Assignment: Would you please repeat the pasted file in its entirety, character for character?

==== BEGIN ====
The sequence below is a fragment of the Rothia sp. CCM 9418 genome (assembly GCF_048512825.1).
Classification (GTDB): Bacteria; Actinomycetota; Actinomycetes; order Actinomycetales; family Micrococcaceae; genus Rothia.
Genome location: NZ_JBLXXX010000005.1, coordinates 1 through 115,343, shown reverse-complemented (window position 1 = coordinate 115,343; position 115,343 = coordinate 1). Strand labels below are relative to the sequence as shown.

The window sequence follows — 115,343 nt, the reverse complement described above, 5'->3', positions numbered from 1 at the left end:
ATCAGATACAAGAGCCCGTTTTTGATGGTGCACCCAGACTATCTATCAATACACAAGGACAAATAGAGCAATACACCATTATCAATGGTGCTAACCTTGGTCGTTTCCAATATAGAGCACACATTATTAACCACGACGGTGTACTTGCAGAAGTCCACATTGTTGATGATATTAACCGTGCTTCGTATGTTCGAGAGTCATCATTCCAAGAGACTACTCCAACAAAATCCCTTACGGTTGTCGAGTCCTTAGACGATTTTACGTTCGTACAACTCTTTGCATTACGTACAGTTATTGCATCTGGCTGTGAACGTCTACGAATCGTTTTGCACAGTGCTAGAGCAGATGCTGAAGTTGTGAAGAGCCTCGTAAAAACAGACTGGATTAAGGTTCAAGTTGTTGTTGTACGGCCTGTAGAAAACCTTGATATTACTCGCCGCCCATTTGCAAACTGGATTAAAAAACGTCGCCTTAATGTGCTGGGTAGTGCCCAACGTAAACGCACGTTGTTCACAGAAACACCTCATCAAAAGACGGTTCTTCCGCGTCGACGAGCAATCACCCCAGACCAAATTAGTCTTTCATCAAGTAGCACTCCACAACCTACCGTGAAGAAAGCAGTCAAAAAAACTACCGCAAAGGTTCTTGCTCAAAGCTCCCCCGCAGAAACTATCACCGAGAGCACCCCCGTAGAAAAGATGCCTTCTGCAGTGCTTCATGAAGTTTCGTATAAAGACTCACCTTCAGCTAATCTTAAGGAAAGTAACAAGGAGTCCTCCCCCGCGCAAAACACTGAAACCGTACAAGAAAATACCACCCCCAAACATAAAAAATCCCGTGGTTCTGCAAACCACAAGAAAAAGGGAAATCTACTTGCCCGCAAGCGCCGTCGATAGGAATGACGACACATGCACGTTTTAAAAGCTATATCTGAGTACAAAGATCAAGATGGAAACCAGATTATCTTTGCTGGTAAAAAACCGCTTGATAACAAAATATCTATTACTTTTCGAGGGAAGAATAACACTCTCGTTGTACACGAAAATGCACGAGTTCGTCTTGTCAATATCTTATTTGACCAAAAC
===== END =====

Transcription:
The sequence below is a fragment of the Rothia sp. CCM 9418 genome (assembly GCF_048512825.1).
Classification (GTDB): Bacteria; Actinomycetota; Actinomycetes; order Actinomycetales; family Micrococcaceae; genus Rothia.
Genome location: NZ_JBLXXX010000005.1, coordinates 1 through 115,343, shown reverse-complemented (window position 1 = coordinate 115,343; position 115,343 = coordinate 1). Strand labels below are relative to the sequence as shown.

The window sequence follows — 115,343 nt, the reverse complement described above, 5'->3', positions numbered from 1 at the left end:
ATCAGATACAAGAGCCCGTTTTTGATGGTGCACCCAGACTATCTATCAATACACAAGGACAAATAGAGCAATACACCATTATCAATGGTGCTAACCTTGGTCGTTTCCAATATAGAGCACACATTATTAACCACGACGGTGTACTTGCAGAAGTCCACATTGTTGATGATATTAACCGTGCTTCGTATGTTCGAGAGTCATCATTCCAAGAGACTACTCCAACAAAATCCCTTACGGTTGTCGAGTCCTTAGACGATTTTACGTTCGTACAACTCTTTGCATTACGTACAGTTATTGCATCTGGCTGTGAACGTCTACGAATCGTTTTGCACAGTGCTAGAGCAGATGCTGAAGTTGTGAAGAGCCTCGTAAAAACAGACTGGATTAAGGTTCAAGTTGTTGTTGTACGGCCTGTAGAAAACCTTGATATTACTCGCCGCCCATTTGCAAACTGGATTAAAAAACGTCGCCTTAATGTGCTGGGTAGTGCCCAACGTAAACGCACGTTGTTCACAGAAACACCTCATCAAAAGACGGTTCTTCCGCGTCGACGAGCAATCACCCCAGACCAAATTAGTCTTTCATCAAGTAGCACTCCACAACCTACCGTGAAGAAAGCAGTCAAAAAAACTACCGCAAAGGTTCTTGCTCAAAGCTCCCCCGCAGAAACTATCACCGAGAGCACCCCCGTAGAAAAGATGCCTTCTGCAGTGCTTCATGAAGTTTCGTATAAAGACTCACCTTCAGCTAATCTTAAGGAAAGTAACAAGGAGTCCTCCCCCGCGCAAAACACTGAAACCGTACAAGAAAATACCACCCCCAAACATAAAAAATCCCGTGGTTCTGCAAACCACAAGAAAAAGGGAAATCTACTTGCCCGCAAGCGCCGTCGATAGGAATGACGACACATGCACGTTTTAAAAGCTATATCTGAGTACAAAGATCAAGATGGAAACCAGATTATCTTTGCTGGTAAAAAACCGCTTGATAACAAAATATCTATTACTTTTCGAGGGAAGAATAACACTCTCGTTGTACACGAAAATGCACGAGTTCGTCTTGTCAATATCTTATTTGACCAAAAC